Cerebral Lateralization and Function

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Cerebral Lateralization and Functionality
March 24, 2011

Studies have been conducted on cerebral lateralization and functionality of the human brain. Many studies have revealed there are no substantial differences of the left and right hemispheres of the human brain (Pinel, 2009). Some functional differences have shown one hemisphere may be slightly dominating for functional differences (Pinel, 2009).

“It is widely believed that the left hemisphere has exclusive control over language and the right hemisphere has exclusive control over emotion and creativity” (Pinel, 2009, p. 411). However, research indicates language functions have substantial activity in the left and right hemispheres of the brain (Pinel, 2009). Cerebral lateralization research has several methods help gain better understanding of the functions of the brain.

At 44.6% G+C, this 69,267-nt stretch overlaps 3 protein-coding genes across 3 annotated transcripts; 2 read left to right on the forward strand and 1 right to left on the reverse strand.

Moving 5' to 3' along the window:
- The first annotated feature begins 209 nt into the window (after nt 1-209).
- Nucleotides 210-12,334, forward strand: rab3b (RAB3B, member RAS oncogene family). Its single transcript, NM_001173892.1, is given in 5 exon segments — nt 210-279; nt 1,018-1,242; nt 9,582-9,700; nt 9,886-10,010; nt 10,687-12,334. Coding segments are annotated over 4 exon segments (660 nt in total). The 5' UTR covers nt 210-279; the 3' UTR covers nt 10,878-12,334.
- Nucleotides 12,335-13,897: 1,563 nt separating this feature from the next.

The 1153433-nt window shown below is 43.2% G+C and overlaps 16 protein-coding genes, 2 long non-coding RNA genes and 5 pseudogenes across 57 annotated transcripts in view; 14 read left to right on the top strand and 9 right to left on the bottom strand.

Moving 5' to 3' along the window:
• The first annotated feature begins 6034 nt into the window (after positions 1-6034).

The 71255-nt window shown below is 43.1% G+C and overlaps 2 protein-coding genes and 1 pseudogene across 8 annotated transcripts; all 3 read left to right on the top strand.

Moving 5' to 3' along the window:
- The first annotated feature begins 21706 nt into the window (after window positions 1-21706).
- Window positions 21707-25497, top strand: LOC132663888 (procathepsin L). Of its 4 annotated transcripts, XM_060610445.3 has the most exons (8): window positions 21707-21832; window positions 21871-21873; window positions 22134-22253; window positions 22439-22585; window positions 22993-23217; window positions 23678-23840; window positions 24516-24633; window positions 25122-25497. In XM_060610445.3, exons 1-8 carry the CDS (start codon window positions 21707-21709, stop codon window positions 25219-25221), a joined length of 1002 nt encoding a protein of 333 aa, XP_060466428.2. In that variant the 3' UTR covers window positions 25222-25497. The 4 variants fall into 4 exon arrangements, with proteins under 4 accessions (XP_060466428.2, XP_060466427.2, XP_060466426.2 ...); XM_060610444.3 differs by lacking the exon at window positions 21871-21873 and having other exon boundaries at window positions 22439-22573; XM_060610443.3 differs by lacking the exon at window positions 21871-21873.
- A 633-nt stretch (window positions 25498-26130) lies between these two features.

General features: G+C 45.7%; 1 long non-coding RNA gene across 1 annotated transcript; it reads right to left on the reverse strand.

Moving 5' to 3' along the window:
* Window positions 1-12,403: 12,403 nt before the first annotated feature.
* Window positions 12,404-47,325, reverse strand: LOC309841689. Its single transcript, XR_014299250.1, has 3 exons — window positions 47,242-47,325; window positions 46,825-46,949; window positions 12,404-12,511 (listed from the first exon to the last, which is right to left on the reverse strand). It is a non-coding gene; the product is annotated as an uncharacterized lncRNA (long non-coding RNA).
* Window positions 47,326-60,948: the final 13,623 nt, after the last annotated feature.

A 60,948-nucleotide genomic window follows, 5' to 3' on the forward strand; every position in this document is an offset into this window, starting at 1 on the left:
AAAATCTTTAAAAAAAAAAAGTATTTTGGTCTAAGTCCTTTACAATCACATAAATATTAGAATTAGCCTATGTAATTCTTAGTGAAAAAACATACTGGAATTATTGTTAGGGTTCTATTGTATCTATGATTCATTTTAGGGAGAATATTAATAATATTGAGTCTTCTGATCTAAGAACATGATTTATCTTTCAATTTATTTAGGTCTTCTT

The sodium amytal test is one method used in cerebral lateralization research. With this test researchers can access language abilities before neurosurgery (Pinel, 2009). In the amytal test, sodium amytal is injected into a patient’s carotid artery of the neck (Pinel, 2009). This injection anesthetizes the hemisphere on the side of the injection and allows the other hemisphere capacities to be assessed for language abilities (Pinel, 2009).

The dichotic listening test method of cerebral lateralization allows the use of healthy individuals (Pinel, 2009). During the dichotic listening test, “three pairs of spoken digits are presented through earphones: the digits of each par are presented simultaneously, one to each ear” (Pinel, 2009, p. 402-403). For example, the person taking the test may hear six, nine, four in one ear and at the same time hear the numbers three, five, two in the other ear (Pinel, 2009). Te dichotic listening test show most individuals show left-hemisphere dominance for hearing because the right ear registers slightly more (Pinel, 2009).

Functional brain imaging techniques can record brain functions...
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